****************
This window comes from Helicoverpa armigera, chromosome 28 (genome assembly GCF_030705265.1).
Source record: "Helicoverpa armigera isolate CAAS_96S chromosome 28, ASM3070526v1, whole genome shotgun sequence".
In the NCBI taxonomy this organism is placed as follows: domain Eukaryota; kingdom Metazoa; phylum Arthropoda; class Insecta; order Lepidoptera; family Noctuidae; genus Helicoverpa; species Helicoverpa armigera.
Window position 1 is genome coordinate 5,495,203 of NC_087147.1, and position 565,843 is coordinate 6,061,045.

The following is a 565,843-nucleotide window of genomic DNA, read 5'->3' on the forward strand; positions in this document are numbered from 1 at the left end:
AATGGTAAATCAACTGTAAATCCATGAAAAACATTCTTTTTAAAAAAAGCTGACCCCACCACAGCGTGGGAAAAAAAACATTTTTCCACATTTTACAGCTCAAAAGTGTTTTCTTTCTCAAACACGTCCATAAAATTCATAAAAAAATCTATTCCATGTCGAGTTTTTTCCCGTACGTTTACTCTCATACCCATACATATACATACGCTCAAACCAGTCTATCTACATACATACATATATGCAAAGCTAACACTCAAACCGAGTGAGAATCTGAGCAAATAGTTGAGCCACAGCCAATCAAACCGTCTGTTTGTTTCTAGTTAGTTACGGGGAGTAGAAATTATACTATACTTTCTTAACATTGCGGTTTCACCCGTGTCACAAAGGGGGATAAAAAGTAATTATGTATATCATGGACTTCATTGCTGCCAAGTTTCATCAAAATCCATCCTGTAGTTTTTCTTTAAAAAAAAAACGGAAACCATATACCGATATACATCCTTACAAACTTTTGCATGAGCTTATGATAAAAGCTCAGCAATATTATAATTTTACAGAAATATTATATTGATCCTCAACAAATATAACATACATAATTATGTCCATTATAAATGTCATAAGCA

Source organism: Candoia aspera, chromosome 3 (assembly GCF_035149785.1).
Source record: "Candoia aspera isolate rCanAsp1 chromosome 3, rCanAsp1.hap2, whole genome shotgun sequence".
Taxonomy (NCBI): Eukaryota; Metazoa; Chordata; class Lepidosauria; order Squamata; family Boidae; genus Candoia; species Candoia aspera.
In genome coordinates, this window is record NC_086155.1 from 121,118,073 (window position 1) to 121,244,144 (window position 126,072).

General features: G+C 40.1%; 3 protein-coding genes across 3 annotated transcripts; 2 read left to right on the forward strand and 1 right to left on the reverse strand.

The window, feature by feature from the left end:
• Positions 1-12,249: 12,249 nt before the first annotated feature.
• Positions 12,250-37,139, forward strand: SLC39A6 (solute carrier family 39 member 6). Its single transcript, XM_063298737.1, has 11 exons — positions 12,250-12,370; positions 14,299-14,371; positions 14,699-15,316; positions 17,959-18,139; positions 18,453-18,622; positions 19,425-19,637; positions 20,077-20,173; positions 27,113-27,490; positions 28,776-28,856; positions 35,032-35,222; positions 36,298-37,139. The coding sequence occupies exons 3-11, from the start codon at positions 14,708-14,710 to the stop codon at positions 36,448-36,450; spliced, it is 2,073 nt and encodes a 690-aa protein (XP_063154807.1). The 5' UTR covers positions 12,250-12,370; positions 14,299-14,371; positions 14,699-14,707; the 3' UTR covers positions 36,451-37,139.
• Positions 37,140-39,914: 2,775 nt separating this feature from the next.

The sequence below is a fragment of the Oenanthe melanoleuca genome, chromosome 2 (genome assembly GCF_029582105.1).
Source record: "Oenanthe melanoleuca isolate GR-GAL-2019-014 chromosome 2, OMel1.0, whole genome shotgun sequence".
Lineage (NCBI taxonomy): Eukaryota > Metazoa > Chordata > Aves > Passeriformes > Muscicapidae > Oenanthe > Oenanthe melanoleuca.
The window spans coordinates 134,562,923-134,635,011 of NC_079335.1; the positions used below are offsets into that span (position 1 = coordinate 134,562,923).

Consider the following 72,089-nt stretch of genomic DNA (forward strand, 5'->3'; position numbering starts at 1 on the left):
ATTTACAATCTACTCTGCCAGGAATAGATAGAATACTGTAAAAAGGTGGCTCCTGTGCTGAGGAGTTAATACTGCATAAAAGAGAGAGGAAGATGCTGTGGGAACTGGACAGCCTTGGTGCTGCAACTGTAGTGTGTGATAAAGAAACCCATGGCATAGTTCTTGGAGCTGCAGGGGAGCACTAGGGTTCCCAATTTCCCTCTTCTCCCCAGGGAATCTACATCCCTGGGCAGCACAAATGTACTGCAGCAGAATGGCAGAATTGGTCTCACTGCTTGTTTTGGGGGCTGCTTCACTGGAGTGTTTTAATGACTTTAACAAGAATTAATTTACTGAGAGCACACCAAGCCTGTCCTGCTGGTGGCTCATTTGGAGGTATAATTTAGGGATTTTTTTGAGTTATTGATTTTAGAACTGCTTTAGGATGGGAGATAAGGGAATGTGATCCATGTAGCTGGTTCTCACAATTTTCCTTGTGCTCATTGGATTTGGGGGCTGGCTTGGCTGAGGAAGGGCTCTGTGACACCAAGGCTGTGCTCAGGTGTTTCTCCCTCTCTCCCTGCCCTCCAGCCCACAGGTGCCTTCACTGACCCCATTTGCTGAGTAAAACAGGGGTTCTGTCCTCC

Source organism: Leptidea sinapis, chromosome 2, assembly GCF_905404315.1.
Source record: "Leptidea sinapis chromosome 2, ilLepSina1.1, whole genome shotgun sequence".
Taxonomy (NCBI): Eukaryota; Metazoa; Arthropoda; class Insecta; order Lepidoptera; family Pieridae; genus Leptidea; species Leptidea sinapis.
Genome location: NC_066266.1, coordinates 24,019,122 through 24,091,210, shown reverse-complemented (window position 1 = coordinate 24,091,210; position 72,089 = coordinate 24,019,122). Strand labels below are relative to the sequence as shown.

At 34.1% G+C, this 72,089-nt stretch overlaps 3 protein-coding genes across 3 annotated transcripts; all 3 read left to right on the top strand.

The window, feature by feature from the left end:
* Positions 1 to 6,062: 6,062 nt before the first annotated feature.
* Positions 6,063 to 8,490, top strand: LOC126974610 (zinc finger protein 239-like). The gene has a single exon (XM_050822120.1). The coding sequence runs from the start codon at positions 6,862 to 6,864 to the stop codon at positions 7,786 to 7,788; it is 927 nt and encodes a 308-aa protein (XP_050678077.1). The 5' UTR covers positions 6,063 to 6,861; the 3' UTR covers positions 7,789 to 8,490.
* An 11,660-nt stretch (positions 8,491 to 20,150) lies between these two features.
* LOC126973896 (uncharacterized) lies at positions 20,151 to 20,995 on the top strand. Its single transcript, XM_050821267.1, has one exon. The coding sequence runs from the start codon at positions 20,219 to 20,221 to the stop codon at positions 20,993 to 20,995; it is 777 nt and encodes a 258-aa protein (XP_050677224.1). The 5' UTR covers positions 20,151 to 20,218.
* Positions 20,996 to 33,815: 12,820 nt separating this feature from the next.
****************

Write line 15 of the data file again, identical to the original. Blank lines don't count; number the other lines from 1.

• Positions 37,140-39,914: 2,775 nt separating this feature from the next.